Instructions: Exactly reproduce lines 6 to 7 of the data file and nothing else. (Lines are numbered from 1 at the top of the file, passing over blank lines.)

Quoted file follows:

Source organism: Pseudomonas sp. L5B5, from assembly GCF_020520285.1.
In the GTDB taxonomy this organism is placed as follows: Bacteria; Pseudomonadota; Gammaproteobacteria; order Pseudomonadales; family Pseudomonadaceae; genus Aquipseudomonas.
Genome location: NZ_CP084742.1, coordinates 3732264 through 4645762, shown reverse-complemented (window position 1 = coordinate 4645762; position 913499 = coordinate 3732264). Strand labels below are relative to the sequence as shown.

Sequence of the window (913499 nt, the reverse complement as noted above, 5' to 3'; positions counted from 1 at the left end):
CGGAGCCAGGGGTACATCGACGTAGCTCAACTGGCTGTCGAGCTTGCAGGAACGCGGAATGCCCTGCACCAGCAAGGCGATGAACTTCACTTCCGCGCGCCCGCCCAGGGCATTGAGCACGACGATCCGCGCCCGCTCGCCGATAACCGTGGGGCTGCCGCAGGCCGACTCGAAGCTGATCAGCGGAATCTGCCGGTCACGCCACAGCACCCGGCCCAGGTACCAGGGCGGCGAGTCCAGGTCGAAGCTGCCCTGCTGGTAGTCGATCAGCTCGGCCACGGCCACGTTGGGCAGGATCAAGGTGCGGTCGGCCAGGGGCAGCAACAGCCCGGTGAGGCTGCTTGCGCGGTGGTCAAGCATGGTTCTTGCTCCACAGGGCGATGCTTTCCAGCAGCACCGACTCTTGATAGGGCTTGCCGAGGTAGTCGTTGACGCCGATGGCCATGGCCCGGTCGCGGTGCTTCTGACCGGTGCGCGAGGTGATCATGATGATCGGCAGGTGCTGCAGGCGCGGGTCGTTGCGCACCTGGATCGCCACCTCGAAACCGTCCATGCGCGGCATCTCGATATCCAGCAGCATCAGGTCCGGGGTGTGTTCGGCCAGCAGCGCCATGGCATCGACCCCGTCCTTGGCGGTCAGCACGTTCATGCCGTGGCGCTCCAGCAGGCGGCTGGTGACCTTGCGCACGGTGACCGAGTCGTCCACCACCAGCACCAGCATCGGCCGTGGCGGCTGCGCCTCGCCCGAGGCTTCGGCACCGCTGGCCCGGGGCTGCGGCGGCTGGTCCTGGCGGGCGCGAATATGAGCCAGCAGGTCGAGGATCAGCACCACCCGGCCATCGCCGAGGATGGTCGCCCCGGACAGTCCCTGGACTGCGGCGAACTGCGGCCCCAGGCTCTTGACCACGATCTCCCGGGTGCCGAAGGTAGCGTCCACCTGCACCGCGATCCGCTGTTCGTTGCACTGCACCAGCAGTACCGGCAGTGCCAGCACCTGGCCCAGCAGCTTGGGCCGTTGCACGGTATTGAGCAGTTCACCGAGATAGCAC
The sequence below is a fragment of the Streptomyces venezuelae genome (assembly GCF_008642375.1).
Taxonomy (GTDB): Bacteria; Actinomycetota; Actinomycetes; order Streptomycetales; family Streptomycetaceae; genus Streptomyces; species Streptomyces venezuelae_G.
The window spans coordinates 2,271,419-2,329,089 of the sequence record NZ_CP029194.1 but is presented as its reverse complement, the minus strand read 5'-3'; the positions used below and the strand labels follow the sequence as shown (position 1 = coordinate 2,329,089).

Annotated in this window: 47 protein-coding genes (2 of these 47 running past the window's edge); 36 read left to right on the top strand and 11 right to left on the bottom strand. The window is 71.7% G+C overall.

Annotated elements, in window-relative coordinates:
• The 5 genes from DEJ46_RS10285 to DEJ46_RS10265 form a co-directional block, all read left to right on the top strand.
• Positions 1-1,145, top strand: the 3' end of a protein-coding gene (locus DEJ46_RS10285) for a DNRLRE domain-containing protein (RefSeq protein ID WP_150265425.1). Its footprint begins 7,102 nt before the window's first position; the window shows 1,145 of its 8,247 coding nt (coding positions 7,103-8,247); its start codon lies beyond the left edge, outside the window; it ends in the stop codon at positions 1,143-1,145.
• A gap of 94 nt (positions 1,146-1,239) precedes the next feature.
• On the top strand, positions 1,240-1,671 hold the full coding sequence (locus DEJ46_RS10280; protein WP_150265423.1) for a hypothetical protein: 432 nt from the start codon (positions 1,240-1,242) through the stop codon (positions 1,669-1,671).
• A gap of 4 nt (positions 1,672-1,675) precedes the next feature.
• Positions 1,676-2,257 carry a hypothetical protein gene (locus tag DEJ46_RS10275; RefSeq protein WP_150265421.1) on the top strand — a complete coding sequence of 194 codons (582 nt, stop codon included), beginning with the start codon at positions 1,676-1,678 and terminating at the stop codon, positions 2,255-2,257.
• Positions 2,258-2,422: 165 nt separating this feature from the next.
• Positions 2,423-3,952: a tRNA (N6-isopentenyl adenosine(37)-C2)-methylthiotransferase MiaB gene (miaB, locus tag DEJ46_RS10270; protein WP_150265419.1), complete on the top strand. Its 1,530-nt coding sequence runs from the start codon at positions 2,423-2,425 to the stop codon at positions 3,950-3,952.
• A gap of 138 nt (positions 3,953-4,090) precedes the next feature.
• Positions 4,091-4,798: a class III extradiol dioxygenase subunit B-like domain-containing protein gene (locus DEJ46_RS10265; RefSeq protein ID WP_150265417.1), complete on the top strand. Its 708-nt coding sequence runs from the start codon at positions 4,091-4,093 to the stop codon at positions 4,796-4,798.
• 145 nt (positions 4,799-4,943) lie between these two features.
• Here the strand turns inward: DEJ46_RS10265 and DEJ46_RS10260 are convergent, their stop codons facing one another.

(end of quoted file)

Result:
The sequence below is a fragment of the Streptomyces venezuelae genome (assembly GCF_008642375.1).
Taxonomy (GTDB): Bacteria; Actinomycetota; Actinomycetes; order Streptomycetales; family Streptomycetaceae; genus Streptomyces; species Streptomyces venezuelae_G.